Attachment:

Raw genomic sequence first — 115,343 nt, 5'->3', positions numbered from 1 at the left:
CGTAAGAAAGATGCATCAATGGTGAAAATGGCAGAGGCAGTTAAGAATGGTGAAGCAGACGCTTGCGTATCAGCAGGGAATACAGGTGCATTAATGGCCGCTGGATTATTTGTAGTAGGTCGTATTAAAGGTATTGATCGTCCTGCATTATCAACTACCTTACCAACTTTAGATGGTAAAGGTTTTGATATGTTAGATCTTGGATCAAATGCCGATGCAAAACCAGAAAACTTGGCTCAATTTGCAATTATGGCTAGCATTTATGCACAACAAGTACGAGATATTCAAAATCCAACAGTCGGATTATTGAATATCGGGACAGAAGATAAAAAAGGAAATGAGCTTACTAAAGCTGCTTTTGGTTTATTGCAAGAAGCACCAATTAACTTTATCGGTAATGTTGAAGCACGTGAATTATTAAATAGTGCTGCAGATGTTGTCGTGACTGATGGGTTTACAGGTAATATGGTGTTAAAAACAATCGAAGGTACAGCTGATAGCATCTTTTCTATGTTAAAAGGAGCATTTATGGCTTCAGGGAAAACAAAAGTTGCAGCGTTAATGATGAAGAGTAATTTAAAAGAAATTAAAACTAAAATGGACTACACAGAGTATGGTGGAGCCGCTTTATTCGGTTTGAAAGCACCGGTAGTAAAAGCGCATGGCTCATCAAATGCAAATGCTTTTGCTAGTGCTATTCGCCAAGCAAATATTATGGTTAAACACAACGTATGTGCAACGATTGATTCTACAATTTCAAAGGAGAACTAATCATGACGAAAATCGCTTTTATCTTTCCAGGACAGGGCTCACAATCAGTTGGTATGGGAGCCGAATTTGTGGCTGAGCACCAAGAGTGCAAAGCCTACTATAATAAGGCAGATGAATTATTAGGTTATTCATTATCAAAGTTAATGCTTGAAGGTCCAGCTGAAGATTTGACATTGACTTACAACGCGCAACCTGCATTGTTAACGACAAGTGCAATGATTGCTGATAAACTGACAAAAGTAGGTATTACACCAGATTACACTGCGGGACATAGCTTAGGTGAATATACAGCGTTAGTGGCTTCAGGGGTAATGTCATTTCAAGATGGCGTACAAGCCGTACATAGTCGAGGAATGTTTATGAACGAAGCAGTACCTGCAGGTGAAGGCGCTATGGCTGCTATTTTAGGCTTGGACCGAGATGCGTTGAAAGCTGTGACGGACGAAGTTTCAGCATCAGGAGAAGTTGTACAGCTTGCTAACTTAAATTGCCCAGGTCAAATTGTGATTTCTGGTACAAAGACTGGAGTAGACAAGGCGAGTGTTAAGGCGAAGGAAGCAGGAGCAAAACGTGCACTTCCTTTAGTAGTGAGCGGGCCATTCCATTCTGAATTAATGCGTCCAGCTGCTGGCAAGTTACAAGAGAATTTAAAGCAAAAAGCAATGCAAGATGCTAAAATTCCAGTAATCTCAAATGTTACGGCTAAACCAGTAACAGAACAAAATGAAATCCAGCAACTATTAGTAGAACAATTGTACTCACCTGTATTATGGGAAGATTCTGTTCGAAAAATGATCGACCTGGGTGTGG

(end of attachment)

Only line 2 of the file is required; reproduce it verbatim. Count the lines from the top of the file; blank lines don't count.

CGTAAGAAAGATGCATCAATGGTGAAAATGGCAGAGGCAGTTAAGAATGGTGAAGCAGACGCTTGCGTATCAGCAGGGAATACAGGTGCATTAATGGCCGCTGGATTATTTGTAGTAGGTCGTATTAAAGGTATTGATCGTCCTGCATTATCAACTACCTTACCAACTTTAGATGGTAAAGGTTTTGATATGTTAGATCTTGGATCAAATGCCGATGCAAAACCAGAAAACTTGGCTCAATTTGCAATTATGGCTAGCATTTATGCACAACAAGTACGAGATATTCAAAATCCAACAGTCGGATTATTGAATATCGGGACAGAAGATAAAAAAGGAAATGAGCTTACTAAAGCTGCTTTTGGTTTATTGCAAGAAGCACCAATTAACTTTATCGGTAATGTTGAAGCACGTGAATTATTAAATAGTGCTGCAGATGTTGTCGTGACTGATGGGTTTACAGGTAATATGGTGTTAAAAACAATCGAAGGTACAGCTGATAGCATCTTTTCTATGTTAAAAGGAGCATTTATGGCTTCAGGGAAAACAAAAGTTGCAGCGTTAATGATGAAGAGTAATTTAAAAGAAATTAAAACTAAAATGGACTACACAGAGTATGGTGGAGCCGCTTTATTCGGTTTGAAAGCACCGGTAGTAAAAGCGCATGGCTCATCAAATGCAAATGCTTTTGCTAGTGCTATTCGCCAAGCAAATATTATGGTTAAACACAACGTATGTGCAACGATTGATTCTACAATTTCAAAGGAGAACTAATCATGACGAAAATCGCTTTTATCTTTCCAGGACAGGGCTCACAATCAGTTGGTATGGGAGCCGAATTTGTGGCTGAGCACCAAGAGTGCAAAGCCTACTATAATAAGGCAGATGAATTATTAGGTTATTCATTATCAAAGTTAATGCTTGAAGGTCCAGCTGAAGATTTGACATTGACTTACAACGCGCAACCTGCATTGTTAACGACAAGTGCAATGATTGCTGATAAACTGACAAAAGTAGGTATTACACCAGATTACACTGCGGGACATAGCTTAGGTGAATATACAGCGTTAGTGGCTTCAGGGGTAATGTCATTTCAAGATGGCGTACAAGCCGTACATAGTCGAGGAATGTTTATGAACGAAGCAGTACCTGCAGGTGAAGGCGCTATGGCTGCTATTTTAGGCTTGGACCGAGATGCGTTGAAAGCTGTGACGGACGAAGTTTCAGCATCAGGAGAAGTTGTACAGCTTGCTAACTTAAATTGCCCAGGTCAAATTGTGATTTCTGGTACAAAGACTGGAGTAGACAAGGCGAGTGTTAAGGCGAAGGAAGCAGGAGCAAAACGTGCACTTCCTTTAGTAGTGAGCGGGCCATTCCATTCTGAATTAATGCGTCCAGCTGCTGGCAAGTTACAAGAGAATTTAAAGCAAAAAGCAATGCAAGATGCTAAAATTCCAGTAATCTCAAATGTTACGGCTAAACCAGTAACAGAACAAAATGAAATCCAGCAACTATTAGTAGAACAATTGTACTCACCTGTATTATGGGAAGATTCTGTTCGAAAAATGATCGACCTGGGTGTGG